There are many makes and models of fifth wheels out there. However, whether you invest in a luxury fifth wheel or the least expensive model on the market, you can count on this unusual shape.

Travel Trailers Basics

Now that you know what a fifth wheel is, let’s discuss the travel trailer. A travel trailer (also known as a bumper pull) tends to be a bit shorter than a fifth wheel. This is because it doesn’t need to jut out over your truck bed for hitching purposes. Instead, the trailer is hitched to the back of the truck or van where your factory-installed hitch receiver can be found. This is what gives this style of trailer the name “bumper pull”.

Because travel trailers have a more versatile shape, you never know what the floor plan may be like. There is no “normal” in terms of where the master bedroom is, and there may even be no master bedroom at all.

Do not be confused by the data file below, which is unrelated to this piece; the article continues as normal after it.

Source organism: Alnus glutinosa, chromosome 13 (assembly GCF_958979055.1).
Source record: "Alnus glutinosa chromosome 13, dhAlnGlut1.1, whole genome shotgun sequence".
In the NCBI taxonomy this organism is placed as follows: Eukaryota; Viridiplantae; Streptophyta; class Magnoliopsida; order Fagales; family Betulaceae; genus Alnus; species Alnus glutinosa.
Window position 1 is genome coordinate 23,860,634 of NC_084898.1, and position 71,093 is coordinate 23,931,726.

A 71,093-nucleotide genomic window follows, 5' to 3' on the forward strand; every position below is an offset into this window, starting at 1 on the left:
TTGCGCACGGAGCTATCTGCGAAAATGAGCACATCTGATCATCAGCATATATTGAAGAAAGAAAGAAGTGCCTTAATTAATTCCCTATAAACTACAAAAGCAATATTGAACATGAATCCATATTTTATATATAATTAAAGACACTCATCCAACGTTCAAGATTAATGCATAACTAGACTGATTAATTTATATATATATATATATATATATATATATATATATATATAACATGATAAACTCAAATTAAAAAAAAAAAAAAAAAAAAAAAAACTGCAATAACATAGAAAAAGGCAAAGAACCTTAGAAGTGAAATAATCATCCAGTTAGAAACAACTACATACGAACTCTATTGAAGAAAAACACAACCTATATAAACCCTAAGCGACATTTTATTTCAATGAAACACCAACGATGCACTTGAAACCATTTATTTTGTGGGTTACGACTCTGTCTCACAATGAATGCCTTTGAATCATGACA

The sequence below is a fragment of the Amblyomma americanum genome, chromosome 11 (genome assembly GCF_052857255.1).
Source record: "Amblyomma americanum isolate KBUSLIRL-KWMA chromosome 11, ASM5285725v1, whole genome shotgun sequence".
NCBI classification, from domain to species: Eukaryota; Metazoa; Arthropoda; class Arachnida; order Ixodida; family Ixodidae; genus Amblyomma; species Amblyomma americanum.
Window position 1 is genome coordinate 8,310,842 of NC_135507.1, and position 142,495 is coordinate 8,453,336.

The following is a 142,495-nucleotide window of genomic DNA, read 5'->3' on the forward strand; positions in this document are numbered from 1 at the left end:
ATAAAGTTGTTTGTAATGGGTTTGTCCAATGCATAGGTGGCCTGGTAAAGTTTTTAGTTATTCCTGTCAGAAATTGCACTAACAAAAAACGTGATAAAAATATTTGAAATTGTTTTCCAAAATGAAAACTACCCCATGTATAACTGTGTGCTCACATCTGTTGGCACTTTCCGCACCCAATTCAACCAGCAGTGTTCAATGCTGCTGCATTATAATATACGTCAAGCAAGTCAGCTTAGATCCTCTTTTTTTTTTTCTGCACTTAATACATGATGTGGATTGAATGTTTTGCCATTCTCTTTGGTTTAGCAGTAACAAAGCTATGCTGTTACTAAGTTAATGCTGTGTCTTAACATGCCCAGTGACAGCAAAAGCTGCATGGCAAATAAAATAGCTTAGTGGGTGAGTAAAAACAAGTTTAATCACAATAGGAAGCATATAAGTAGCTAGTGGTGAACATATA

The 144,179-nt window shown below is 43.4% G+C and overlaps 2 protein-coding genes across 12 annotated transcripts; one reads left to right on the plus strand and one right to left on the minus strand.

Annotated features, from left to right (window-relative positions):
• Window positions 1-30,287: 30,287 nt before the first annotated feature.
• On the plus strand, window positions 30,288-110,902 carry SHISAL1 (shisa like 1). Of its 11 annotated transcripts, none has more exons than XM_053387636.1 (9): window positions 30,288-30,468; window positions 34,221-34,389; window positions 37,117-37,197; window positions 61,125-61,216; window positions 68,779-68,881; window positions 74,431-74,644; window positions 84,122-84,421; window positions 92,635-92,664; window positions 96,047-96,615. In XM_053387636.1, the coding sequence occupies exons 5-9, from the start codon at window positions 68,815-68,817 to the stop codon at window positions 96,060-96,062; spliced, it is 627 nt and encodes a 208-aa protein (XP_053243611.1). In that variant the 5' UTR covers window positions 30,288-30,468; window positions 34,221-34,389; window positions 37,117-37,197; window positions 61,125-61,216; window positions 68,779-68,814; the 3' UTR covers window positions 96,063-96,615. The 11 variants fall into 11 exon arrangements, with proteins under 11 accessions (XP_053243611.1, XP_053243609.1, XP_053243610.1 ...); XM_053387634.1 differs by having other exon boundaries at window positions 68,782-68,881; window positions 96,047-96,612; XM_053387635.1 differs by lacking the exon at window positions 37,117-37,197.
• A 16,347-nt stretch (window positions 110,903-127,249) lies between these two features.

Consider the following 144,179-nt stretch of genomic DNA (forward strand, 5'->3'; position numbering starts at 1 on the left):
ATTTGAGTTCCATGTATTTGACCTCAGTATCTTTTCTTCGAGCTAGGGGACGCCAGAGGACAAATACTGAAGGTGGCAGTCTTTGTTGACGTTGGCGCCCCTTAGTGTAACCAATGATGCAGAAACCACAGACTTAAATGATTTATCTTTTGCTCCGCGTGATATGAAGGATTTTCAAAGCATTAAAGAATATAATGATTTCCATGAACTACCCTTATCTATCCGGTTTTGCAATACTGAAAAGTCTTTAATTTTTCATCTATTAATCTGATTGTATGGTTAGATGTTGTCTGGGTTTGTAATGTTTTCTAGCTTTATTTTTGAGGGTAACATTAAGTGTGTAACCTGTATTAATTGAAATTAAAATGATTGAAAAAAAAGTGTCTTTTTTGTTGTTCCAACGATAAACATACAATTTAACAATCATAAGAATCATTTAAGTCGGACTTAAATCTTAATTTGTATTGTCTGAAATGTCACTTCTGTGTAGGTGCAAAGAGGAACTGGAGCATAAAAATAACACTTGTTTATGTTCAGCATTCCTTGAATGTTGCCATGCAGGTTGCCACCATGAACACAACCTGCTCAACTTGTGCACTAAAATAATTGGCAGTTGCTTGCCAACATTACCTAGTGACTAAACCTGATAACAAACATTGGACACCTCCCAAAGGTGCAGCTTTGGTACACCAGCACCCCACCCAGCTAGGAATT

Travel trailers come in a variety of sizes, but you can usually count on them having a very standard, almost box-like shape with no parts jutting out when all slides are pulled in.

Fifth Wheel vs Travel Trailer

Of course, knowing how to distinguish one of these trailer types from the other isn’t much help when trying to make a decision. What’s more important is knowing fifth wheel vs travel trailer pros and cons.

Thanks to the different hitch types, sizes, and shapes of these two types of RVs, there are a number of pros and cons to take into consideration. Here are some of the most important ones.

Size, Weight, and Height

In general, travel trailers are smaller, lighter, and shorter than fifth wheels. This is ideal for those who prefer to tow with a smaller vehicle or like to have the ability to camp in smaller spots. It’s also great if you tend to drive through cities where low clearances could be a problem.